Lastly, native Lithuanians bred abundantly under the Soviet occupation. Both Latvia and Estonia saw a reduction in their national majority due to a slow birth rate - Latvians increased by only 3.4% from 1959 to 1970. In contrast, the native Lithuanians outbred the Russian settlers with double digit growth over the same period.

There were 2,507,000 Lithuanians in Lithuania in 1970, which was a gain of 16.5 percent over the 1959 figure of 2.151.000. They even managed to improve their majority in the country's total population from 79.3 to 80.1 percent.

- Szporluk, Roman. Russia, Ukraine and the Breakup of the Soviet Union. Hoover Press, 2000.

Incidentally, at ~80%, Lithuania was the most ethnically homogeneous of the Baltic states to begin with, compared to Latvians at ~60% and Estonians at ~70%.

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    "As the other answer and comments pointed out, all three Baltic states fought to resist the Soviet re-occupation after 1944." - this is a very one-sided way to put things. And, comment aside, the same forces that "resisted Soviet occupation" spent much of their time to exterminate jews. – John Donn Apr 26 '16 at 10:27
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Lithuanian resistance was very determined, well-organized, and violent, and it persisted for almost a decade after re-occupation by Soviet Union in 1944. The "forest people" were hiding in the forests, gather info from largely pro-resistance population, and assassinate pro-Soviet functionaries of any level up to 1953. Some of the assassinations were based solely on the victim's ethnicity. That made Lithuania less than welcoming place to settle.

  • Comments are not for extended discussion; this conversation has been moved to chat. – T.E.D. Jul 21 '15 at 15:42
  • It is with a heavy heart that I moved those comments. Many of them were fascinating and informative. I'd encourage checking out the chat they got moved to. – T.E.D. Jul 21 '15 at 15:44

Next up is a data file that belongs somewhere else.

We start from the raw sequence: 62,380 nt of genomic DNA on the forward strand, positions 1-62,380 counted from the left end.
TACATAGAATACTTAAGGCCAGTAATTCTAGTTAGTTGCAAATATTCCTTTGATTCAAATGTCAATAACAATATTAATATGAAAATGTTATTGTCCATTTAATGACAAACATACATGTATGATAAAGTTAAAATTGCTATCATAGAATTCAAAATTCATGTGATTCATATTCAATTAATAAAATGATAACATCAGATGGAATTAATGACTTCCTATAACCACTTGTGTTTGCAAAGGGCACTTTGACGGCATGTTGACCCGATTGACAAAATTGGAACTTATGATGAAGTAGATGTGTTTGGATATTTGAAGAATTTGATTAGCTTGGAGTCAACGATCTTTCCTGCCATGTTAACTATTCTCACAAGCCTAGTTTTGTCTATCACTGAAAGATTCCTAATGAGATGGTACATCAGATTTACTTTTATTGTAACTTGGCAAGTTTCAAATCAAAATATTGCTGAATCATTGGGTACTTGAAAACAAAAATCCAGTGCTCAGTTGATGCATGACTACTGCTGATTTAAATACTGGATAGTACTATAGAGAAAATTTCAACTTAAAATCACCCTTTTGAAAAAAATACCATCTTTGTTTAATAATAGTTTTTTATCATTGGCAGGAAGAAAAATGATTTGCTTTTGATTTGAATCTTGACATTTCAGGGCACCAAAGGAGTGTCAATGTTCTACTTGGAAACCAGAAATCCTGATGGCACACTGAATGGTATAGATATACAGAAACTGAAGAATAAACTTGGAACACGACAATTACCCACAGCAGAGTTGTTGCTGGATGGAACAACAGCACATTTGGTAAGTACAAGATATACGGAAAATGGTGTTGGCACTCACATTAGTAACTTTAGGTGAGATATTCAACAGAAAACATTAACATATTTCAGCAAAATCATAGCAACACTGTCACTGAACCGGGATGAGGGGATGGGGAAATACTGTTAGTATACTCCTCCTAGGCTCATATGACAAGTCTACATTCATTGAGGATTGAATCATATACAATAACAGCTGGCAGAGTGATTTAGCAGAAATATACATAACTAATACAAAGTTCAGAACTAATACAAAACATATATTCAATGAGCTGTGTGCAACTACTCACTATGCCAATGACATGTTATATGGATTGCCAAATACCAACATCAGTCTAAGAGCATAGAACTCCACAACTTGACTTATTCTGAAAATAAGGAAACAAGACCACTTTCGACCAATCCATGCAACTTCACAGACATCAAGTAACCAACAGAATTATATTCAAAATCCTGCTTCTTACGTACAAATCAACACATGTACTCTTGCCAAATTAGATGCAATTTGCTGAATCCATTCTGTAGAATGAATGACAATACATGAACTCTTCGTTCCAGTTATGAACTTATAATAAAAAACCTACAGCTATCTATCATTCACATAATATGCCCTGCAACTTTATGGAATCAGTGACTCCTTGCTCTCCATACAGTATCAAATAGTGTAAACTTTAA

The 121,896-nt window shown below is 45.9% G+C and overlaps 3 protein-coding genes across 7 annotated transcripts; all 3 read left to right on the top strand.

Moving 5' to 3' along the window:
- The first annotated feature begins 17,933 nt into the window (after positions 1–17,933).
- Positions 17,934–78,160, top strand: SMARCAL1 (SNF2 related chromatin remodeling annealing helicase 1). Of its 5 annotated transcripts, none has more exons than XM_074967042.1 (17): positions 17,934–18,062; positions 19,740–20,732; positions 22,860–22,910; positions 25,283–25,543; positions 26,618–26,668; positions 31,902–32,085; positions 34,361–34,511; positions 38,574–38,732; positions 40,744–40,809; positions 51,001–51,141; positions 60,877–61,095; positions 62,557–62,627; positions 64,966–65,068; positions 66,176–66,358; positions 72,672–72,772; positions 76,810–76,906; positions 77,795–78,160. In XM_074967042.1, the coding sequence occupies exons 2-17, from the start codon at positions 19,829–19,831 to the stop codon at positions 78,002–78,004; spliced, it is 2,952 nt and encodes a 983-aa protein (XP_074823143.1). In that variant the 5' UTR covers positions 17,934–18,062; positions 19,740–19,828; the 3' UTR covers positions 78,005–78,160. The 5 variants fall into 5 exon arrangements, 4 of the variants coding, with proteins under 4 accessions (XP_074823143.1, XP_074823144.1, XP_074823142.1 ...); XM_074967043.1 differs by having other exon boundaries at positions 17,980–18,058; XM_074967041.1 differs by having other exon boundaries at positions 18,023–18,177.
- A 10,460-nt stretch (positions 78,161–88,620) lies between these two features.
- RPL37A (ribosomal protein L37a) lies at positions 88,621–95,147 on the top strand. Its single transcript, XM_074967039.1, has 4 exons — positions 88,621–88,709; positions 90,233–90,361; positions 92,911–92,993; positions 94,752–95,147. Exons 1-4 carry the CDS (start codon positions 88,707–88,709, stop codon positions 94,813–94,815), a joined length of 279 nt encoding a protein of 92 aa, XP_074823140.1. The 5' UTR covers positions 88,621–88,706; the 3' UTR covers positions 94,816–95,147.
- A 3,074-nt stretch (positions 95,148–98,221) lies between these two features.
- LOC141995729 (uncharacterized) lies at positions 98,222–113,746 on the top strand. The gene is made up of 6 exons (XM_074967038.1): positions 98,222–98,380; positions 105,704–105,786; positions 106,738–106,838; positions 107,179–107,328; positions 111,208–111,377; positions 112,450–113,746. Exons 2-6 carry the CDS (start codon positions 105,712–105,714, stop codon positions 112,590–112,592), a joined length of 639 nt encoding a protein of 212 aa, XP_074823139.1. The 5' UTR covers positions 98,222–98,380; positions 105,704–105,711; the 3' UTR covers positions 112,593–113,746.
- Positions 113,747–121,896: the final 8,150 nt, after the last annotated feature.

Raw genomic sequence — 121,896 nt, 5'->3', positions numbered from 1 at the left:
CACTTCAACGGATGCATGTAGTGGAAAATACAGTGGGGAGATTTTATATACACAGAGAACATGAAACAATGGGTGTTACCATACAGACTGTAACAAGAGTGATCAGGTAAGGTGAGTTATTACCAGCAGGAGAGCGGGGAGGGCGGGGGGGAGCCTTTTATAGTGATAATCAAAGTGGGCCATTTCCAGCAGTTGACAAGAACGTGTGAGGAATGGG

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First, I would say that Lithuania was less colonized by the Soviet Union, meaning that we are only making a comparison with the other two.

First, Lithuania is less accessible than the other two. It has less coastline than Latvia, and much less coastline than Estonia (before World war II, most of the Soviet Baltic fleet was stationed at Talinn). Also, Lithuania has much more forest and fewer roads on the eastern (land) side; the other two lands are much flatter. Basically, there was less incentive for the Soviet government to "settle" Russians in e.g. Lithuania's (inland) capital of Vilnius than Riga (Latvia) or Tallinn, Estonia.

Finally, Lithuania, unlike the others, had been a major power during the Middle Ages, first in its own right and second in the Polish Lithuanian Commonwealth. On the other hand, the Latvians and Estonians, during the same period, had had the experience of living side-by-side with colonizers such as the swedes, Poles, and yes, Lithuanians, as well as the Russians.

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    In the USSR it was quite established that Lithuania was less anti-Russian than Latvia and Estonia, so -1 – Anixx Jun 29 '15 at 23:04
  • As it has been already mentioned in other answers, most of Russians moved to the Baltic republics after the resistence was already over, that is mostly after 1970. – Anixx Jun 29 '15 at 23:24
  • Okay, but most who migrated there were associated with industly, power production and navy rather than seeking a place for plasant life. – Anixx Jun 29 '15 at 23:28
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    @Anixx: "Most who migrated there were associated with industry, power production and navy..." And Lithuania was less desirable in this regard than the other two. Did I make that point clear in my post (regarding e.g. Lithuania's shorter coastline)? – Tom Au Jun 29 '15 at 23:37
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    Okay but saying Russians would not want to settle there being a major problem is also wrong. Russians simply did not choose where to settle. They settled where the government decided to build plants, factories and place military units. – Anixx Jun 29 '15 at 23:57